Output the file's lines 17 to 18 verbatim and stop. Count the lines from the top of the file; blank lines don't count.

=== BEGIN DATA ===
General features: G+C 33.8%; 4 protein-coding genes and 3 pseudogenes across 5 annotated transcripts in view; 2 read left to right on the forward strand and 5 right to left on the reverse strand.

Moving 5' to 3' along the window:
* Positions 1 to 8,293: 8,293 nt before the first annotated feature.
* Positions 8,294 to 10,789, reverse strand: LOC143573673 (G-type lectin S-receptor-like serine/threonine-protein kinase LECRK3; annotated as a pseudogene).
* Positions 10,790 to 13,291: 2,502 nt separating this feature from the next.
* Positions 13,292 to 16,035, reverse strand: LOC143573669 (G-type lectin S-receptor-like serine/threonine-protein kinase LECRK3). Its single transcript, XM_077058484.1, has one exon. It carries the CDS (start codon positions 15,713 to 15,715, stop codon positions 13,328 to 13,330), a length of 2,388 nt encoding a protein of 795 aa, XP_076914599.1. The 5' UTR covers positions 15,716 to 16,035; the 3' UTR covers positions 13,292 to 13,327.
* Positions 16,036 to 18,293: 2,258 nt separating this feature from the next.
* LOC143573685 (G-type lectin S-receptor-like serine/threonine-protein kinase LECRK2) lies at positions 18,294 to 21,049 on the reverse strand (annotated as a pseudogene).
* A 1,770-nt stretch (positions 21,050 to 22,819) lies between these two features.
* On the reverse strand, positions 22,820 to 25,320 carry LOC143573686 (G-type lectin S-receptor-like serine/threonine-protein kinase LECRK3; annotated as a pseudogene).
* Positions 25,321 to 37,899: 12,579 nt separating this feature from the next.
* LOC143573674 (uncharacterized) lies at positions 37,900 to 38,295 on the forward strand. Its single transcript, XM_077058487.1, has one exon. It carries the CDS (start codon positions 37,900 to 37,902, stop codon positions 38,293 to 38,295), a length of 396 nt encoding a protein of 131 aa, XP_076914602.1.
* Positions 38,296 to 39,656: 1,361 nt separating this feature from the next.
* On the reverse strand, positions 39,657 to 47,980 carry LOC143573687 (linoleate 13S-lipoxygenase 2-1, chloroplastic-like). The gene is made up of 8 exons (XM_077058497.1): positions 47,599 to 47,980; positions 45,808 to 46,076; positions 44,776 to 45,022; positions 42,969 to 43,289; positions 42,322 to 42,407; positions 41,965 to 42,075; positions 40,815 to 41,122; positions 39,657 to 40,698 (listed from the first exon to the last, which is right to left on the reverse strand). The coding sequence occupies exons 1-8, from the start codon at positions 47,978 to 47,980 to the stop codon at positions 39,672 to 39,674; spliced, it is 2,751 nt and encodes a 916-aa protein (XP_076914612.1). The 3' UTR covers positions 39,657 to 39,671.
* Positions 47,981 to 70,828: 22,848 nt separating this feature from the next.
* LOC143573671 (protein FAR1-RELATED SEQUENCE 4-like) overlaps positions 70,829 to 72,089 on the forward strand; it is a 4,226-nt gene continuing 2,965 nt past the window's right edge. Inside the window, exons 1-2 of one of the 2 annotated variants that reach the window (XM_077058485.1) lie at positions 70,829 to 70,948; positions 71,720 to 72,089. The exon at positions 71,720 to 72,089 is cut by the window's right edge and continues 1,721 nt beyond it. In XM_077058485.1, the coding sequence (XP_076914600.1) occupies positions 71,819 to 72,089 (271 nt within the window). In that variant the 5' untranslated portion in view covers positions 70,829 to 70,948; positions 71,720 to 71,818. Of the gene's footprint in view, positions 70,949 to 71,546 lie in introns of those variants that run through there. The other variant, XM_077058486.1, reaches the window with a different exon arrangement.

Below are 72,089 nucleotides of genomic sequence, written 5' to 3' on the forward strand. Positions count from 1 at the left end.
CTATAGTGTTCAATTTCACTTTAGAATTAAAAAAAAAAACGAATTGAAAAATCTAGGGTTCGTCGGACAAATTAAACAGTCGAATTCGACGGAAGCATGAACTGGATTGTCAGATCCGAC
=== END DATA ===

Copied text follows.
Below are 72,089 nucleotides of genomic sequence, written 5' to 3' on the forward strand. Positions count from 1 at the left end.
CTATAGTGTTCAATTTCACTTTAGAATTAAAAAAAAAAACGAATTGAAAAATCTAGGGTTCGTCGGACAAATTAAACAGTCGAATTCGACGGAAGCATGAACTGGATTGTCAGATCCGAC